The 100 day lifespan of the e-petition

As part of the EuroPetition evaluation process for the report we’ve just issued, one research question we asked was whether there is an optimum time for closing a petition. I thought I’d discuss one finding that came out of playing around with the data we’d gathered: it turns out that petitioners could be given advice that 100 days is generally sufficiently long for a petition to be open.

Here are three of the graphs that I managed to generate from looking at the pattern of signature collections.

This first graph shows peaks in the signatures counts for each of the project partners by days after submission of the petition; each line represents totals for project partners.

A single local petition in Bristol (relating to the local football ground) generated over 20 000 signatures in a very short time, so I cropped vertical axis to keep the other petition targets visible. The spike to the right relates to Málaga (purple) and EuroPetitions (blue) which I’ll come back to below. Apart from that, it’s clear that most activity has died back after the 8 week mark (56 days).

Looking at the cumulative figures in the next chart:

It turns out that generally, 80% of signatures at each cluster are collected in less than 95 days, and 95% in less than 110.

The two centres with the slowest average signature collection rate are EuroPetitions (in maroon this time) and Málaga (still in purple). In both cases, this can be put down surges in individual petitions, in Málaga’s case reflecting offline campaigning and resulting Press interest, and for the EuroPetitions, reflecting a Facebook campaign run by a petition’s Swedish organiser. This goes to confirm the impact of parallel off- and on-line campaigns in keeping a petition active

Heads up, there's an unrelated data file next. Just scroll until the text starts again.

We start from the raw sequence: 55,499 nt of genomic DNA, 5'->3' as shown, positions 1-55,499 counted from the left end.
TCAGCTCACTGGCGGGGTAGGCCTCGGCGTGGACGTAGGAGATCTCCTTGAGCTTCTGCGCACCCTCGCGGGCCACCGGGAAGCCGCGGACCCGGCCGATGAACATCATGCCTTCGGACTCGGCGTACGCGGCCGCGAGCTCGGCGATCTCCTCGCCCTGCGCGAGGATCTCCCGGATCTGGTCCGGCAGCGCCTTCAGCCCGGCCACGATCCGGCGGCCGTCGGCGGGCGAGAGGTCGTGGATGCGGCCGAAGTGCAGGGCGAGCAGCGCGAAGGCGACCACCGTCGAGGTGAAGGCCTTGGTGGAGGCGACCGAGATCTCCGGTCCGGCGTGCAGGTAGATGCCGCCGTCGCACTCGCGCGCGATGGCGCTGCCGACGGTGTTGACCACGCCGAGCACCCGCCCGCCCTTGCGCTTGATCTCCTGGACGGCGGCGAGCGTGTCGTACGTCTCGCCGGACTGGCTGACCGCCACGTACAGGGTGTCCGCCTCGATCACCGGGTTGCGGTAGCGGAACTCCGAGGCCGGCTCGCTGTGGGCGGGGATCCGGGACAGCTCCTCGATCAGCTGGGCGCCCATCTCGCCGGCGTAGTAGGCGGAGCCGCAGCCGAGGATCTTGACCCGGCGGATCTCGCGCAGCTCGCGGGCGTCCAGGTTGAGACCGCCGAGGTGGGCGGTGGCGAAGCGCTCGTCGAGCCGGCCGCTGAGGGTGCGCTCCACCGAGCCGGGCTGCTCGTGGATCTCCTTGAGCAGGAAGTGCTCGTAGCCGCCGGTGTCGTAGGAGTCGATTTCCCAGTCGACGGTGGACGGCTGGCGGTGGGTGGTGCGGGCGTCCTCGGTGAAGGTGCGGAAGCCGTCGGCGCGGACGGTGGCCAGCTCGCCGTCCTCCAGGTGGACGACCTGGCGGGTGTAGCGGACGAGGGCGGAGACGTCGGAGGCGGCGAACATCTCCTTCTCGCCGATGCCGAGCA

You have probably spotted by now that the cluster-by-cluster figure could disguise a wide variation in the speed of signature collection by individual petitions. But, a review of individual petitions showed that 80% of all petitions reached 80% of their final signatures in less than 100 days. The next graph shows the figures for cumulate petition counts for the 65 EuroPetitons received during the project:

If this analysis is right, three lessons can be drawn:

  • It is probably safe to plan to close an e-petition after 100 days (3 months or so). By that point, the scale of support it will gather is clear. I know there are all sorts of caveats around this sort of analysis, but the tailing off of signatures I think means that I can be fairly sure about the conclusion.
  • Publicity does make a difference (duh!). So the caveat to Lesson 1 is to restate the rule of thumb as: close a petition around 3 months after the last serious publicity push – a date only the petitioner can be aware of
  • Petitioners should be given reports of daily signature counts (ideally in graphical form) so they get positive feedback on any campaigning work they do.

I’d welcome feedback – does this reflect the experience of other petition systems? Have I made a fundamental mistake in my conclusions?

Technical footnote

The data counts the days from submission of petition ideally, it would be from date the petition went live but for technical reasons, this was not possible. The delay between the two stages was generally around a week.

Another caveat: many of the petitions were still open, so it may be that there are other late surges to come that cannot be taken into account here.

About Peter Cruickshank

Lecturer in the School of Computing and a member of the Centre for Social Informatics at Edinburgh Napier University, Scotland. Interested in information systems, learning, politics, society, security and where they intersect. My attempts at rounding out my character include food, cinema, running, history and, together with my lovely wife, bringing up a cat and a couple of kids.
This entry was posted in e-participation, Europe, research, UK and tagged , , , , . Bookmark the permalink.

Leave a Reply

Fill in your details below or click an icon to log in: Logo

You are commenting using your account. Log Out /  Change )

Google photo

You are commenting using your Google account. Log Out /  Change )

Twitter picture

You are commenting using your Twitter account. Log Out /  Change )

Facebook photo

You are commenting using your Facebook account. Log Out /  Change )

Connecting to %s